Elsewhere, and amongst many other projects and positions, Industrial Design student Alexia von Salomon presents with scho a recyclable toothbrush concept; with Zusammenleben Laura Beier presents a communal living/work/freetime concept that wouldn’t look out of place in the exhibition Together. The new architecture of the collective; the colouring book Schweineglück by Sandra Méndez Sarmiento “playfully” explores the contrast between our relationships to domestic pets and commercial livestock; and with their Handlungspakete Kevin Strüber and Max Stalter present a series of actions/tasks/suggestions which aim to allow for new interactions with daily objects and therefore open up new understandings of the objects, the nature of our interaction with such and thus their role in our Alltag. Packet #8 suggesting one spends an evening celebrating, solemnising and enjoying a large bag of crisps as a conduit by which to reflect on your day.
Which is, as oft noted, exactly how every day in the smow blog office ends. Is our daily routine. Our Alltag. Our glorious, comforting banality, veiling a complexity we know all too well exists, but which we dare not approach. A structured, confirming ritual. And thus something which although works for us, isn’t something we can necessarily recommend; reflecting on such, and the other positions presented in täglich geöffnet, and then extrapolating those reflections into your own daily routine, opening your every day to new perspectives and questioning the what, wherewith and wherefore of your Alltag, is however something we can recommend.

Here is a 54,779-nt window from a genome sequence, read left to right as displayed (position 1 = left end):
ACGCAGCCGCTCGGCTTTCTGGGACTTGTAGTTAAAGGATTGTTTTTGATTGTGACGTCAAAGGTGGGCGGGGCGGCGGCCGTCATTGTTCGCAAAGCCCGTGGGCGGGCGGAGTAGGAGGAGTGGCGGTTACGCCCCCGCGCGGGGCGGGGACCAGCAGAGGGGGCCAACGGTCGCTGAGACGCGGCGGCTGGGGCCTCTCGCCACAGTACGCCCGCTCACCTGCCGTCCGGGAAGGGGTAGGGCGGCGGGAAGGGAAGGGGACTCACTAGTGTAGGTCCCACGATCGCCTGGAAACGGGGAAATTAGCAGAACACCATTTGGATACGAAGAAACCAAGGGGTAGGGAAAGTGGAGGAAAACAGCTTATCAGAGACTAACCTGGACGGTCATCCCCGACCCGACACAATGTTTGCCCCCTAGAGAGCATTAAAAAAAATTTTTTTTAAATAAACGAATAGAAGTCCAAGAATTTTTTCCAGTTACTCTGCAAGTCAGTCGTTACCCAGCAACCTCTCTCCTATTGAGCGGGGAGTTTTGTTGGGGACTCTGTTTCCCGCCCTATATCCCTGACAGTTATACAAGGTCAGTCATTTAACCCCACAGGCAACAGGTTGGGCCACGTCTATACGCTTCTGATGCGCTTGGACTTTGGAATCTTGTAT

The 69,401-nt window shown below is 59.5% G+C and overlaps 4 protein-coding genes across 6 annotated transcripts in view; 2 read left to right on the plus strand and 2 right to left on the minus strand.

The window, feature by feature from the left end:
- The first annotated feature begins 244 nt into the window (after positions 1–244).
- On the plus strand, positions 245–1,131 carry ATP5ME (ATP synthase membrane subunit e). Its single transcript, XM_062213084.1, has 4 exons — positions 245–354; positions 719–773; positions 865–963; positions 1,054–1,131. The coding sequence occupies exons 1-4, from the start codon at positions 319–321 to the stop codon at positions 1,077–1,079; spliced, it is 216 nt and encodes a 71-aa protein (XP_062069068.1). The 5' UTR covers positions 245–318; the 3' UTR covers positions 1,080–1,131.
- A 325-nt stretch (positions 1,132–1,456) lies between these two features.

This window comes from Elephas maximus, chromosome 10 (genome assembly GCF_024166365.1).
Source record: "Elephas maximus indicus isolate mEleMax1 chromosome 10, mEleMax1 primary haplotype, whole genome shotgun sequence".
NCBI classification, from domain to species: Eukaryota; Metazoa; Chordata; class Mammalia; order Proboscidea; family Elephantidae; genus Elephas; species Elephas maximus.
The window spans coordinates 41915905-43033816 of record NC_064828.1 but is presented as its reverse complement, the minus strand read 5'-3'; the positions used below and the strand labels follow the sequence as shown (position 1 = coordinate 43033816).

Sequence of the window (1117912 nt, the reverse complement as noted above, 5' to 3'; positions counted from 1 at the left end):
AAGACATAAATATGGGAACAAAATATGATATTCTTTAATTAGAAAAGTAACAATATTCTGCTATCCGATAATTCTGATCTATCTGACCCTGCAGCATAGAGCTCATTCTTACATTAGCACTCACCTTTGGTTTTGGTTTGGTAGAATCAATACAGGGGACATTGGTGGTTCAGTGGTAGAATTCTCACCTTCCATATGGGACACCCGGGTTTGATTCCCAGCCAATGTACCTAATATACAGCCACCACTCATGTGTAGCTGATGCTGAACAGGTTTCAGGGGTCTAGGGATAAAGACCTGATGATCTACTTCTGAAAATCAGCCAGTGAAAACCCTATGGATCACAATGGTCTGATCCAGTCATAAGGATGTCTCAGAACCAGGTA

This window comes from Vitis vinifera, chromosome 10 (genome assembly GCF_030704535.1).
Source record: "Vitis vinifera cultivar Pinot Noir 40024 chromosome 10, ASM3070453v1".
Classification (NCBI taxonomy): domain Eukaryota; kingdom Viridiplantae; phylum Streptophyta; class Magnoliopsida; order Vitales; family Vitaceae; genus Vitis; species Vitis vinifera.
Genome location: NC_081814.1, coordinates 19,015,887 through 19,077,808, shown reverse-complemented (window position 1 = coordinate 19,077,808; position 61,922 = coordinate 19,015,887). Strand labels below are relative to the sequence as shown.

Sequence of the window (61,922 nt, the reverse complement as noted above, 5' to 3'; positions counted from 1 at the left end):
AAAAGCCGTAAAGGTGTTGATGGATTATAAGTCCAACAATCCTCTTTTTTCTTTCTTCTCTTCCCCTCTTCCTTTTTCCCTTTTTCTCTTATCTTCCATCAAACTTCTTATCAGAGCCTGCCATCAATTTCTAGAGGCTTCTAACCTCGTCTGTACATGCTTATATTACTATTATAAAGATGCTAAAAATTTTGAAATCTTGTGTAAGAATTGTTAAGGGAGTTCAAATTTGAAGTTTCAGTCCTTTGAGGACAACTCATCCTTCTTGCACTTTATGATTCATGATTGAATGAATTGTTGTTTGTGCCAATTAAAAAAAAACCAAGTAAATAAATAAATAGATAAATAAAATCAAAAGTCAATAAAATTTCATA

And is anything but banal, except it is……..
täglich geöffnet is, well, open every day, or at least until March 31st at Burg Galerie im Volkspark, Schleifweg 8a, 06114 Halle.
Full details, including opening times and information on the accompanying programme, can be found at www.burg-halle.de/burg-galerie